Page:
When he wasn’t handicapping his own reelection chances, Governor Rick Perry spent a good part of his Tuesday marathon with Austin media discussing education and school finance.
As Patrick Michels of the Texas Observer noted, the Texas State Teachers Association wants a special session, as do Democratic legislators like Sylvester Turner.
“We need to consider how we are going to address the needs of our schoolchildren,” Turner said during a House Appropriations Committee hearing held around the same time as the governor’s press blitz.
“Most Texans believe it is senseless to leave more than $7 billion of taxpayers’ money in the bank, while their children’s schools continue to suffer cuts,” TSTA president Rita Haecker said in a statement quoted by Michels, referring to the Rainy Day Fund.
The governor’s take?
“I appreciate all of the legislators’ input, but I would be stunned if there is an outcry from the people of this state or, for that matter, a majority of the members of the Legislature that want to come back in here and have a special session when I don’t think we need one,” he told Dave Montgomery of the Fort Worth Star-Telegram.
As Terence Stutz of the Dallas Morning News wrote (Editor’s note: subscriber only, though there is a shorter blog version):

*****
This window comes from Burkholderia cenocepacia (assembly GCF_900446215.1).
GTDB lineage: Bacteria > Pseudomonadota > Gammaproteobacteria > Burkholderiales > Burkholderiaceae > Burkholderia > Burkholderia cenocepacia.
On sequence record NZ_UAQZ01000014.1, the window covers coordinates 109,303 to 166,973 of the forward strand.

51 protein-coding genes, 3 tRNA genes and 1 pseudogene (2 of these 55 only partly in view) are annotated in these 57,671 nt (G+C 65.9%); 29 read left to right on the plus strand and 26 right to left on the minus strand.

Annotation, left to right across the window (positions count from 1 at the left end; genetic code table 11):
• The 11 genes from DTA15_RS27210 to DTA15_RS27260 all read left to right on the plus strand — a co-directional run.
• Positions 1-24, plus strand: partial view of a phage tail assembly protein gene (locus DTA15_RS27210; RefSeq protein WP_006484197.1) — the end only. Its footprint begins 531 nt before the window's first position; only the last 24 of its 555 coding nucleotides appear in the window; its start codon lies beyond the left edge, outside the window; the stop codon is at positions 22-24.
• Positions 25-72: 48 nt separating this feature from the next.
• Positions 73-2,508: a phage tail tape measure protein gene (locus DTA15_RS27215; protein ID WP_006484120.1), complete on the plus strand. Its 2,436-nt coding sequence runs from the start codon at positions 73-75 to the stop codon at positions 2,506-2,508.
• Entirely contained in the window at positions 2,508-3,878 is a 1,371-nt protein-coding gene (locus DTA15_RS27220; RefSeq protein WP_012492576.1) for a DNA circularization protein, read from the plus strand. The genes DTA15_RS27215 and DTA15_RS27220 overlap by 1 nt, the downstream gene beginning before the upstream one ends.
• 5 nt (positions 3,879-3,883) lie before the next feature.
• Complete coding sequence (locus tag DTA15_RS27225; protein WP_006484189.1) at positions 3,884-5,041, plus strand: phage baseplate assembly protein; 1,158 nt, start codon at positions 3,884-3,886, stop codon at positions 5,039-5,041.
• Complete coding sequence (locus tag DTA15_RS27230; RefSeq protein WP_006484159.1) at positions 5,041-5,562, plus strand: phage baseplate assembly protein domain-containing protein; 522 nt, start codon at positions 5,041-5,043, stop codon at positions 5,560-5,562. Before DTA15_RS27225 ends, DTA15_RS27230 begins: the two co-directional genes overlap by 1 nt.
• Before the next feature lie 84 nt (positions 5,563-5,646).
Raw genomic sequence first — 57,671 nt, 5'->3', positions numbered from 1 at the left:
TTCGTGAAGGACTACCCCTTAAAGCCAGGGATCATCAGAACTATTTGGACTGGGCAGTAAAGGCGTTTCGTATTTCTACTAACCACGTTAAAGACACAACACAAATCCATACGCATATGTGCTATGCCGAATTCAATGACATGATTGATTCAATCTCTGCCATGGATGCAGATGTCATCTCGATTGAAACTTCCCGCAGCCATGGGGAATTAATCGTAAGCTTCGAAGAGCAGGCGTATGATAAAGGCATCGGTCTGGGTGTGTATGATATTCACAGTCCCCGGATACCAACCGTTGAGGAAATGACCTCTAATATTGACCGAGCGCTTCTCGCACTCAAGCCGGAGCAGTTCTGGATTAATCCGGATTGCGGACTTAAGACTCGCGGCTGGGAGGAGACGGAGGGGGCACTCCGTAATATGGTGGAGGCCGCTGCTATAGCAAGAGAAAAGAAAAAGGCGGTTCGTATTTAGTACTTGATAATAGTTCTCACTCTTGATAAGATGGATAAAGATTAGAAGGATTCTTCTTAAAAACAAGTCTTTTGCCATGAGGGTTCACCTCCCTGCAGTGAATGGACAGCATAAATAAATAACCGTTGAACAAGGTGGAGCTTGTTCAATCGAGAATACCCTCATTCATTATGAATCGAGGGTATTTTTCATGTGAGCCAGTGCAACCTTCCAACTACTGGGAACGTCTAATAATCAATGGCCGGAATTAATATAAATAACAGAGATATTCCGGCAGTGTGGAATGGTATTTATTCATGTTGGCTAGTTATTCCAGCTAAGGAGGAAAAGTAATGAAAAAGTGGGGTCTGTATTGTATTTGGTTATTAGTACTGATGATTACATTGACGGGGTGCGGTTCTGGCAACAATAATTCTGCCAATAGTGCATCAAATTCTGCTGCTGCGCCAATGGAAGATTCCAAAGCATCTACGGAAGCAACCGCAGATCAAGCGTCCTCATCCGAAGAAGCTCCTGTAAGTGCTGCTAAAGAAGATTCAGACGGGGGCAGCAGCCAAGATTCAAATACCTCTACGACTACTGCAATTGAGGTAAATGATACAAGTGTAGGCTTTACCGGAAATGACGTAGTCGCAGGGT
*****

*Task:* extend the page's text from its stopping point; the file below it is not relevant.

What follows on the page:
Perry said Tuesday that Texas schools have an “adequate amount of money,” estimating that the state is spending about $10,000 per student.
But according to preliminary figures from the National Education Association, the actual number for the 2011-2012 school year will be $8,908 per student, well below the national average of $11,463 and $538 less than Texas spent last year.
“How that money’s spent is the bigger issue,” Perry said.
After Tuesday’s appropriations hearing, state representative Mike Villarreal (D-San Antonio), told Gary Scharrer of the Houston Chronicle and the San Antonio Express-News that last year’s cuts will be permanent if there’s no special session or willingness to talk about the Rainy Day Fund.
In addition to a $4 billion cut in basic school funding, Villarreal said another $2 billion deferral payment to the next fiscal year means public education will start the next legislative session in a $6 billion hole.
Public education funding will play a big role in the elections later this year, he said.
“The only way to change the priorities in the Capitol is to change out members of the Legislature,” Villarreal said.
But for that reason, suggested the editorial board of the Austin American-Statesman, it may be just as well if there’s no special session, not because the problems aren’t serious, but because a lame-duck legislature in the middle of campaign season might make them worse.
Legislators who have announced retirements would be making decisions for which they could not be held accountable. Republican incumbents would not be in a mood to do anything that might resemble increased spending, particularly if they were facing tea party challengers in their primaries.
There’s also the specter of school finance lawsuits. Those will likely head to trial in the fall (perhaps consolidated in a single case), but as the Observer‘s Michels notes, “It’ll be years until the Texas Supreme Court might come up with any guidance or deadlines for the Legislature.”
In the meantime, Michels laments, “every lean year for a school district makes a difference for its kids—more schools getting shuttered, sports programs cut and new costs, like riding the school bus, passed along to families.”